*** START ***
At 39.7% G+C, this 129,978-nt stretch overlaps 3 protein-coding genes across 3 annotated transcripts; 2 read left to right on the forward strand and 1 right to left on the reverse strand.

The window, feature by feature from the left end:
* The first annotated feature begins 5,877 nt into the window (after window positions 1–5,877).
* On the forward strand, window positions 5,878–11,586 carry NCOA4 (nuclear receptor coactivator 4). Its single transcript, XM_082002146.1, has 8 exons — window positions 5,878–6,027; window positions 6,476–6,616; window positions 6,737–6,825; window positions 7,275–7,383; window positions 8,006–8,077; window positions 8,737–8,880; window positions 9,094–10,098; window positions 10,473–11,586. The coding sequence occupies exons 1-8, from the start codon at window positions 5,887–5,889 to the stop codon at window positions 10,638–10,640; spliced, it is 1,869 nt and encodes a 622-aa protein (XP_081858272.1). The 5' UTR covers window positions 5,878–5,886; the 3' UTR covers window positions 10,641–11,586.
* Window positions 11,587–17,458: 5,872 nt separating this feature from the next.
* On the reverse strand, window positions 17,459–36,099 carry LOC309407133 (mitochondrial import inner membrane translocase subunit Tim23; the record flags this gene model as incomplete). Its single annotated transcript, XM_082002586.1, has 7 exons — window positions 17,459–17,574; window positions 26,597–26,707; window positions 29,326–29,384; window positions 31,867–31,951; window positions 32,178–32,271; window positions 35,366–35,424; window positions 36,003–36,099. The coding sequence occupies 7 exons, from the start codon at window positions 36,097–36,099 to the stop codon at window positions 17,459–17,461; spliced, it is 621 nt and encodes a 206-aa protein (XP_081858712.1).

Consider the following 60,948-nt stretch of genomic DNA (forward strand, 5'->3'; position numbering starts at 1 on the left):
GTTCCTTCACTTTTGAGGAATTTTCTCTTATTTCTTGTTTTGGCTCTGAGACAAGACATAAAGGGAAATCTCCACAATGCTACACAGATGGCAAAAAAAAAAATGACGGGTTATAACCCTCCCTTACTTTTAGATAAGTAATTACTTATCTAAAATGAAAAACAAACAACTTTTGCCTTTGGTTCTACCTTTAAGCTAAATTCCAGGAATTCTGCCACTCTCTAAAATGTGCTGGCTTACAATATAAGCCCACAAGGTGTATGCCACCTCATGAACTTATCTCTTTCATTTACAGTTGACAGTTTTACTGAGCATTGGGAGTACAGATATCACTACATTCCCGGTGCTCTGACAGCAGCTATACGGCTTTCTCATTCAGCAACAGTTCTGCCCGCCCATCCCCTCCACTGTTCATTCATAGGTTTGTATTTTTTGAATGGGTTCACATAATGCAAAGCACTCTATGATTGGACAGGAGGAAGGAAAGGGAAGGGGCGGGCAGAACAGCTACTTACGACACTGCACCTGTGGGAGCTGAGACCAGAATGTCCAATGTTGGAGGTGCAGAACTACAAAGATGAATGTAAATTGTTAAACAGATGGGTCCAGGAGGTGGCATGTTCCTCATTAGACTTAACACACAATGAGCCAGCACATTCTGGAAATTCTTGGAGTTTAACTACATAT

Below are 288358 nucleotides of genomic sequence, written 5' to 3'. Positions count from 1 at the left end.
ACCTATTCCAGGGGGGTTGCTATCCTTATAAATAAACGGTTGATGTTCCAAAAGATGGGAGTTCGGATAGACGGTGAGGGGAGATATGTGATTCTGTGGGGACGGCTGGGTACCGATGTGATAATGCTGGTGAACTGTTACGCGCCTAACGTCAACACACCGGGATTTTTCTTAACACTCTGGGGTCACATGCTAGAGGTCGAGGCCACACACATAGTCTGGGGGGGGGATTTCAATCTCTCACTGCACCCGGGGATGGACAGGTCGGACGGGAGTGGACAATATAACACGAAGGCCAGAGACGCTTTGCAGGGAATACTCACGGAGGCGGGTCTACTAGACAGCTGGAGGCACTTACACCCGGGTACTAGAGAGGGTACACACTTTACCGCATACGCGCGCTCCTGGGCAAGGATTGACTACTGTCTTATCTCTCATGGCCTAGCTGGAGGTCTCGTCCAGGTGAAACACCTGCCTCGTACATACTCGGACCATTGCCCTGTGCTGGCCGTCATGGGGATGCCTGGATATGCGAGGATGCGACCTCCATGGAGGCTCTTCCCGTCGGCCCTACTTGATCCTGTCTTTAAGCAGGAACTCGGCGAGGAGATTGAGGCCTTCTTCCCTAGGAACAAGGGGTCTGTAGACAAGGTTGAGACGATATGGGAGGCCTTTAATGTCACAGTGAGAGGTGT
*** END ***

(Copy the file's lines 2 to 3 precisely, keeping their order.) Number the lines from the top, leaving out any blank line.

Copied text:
The window, feature by feature from the left end:
* The first annotated feature begins 5,877 nt into the window (after window positions 1–5,877).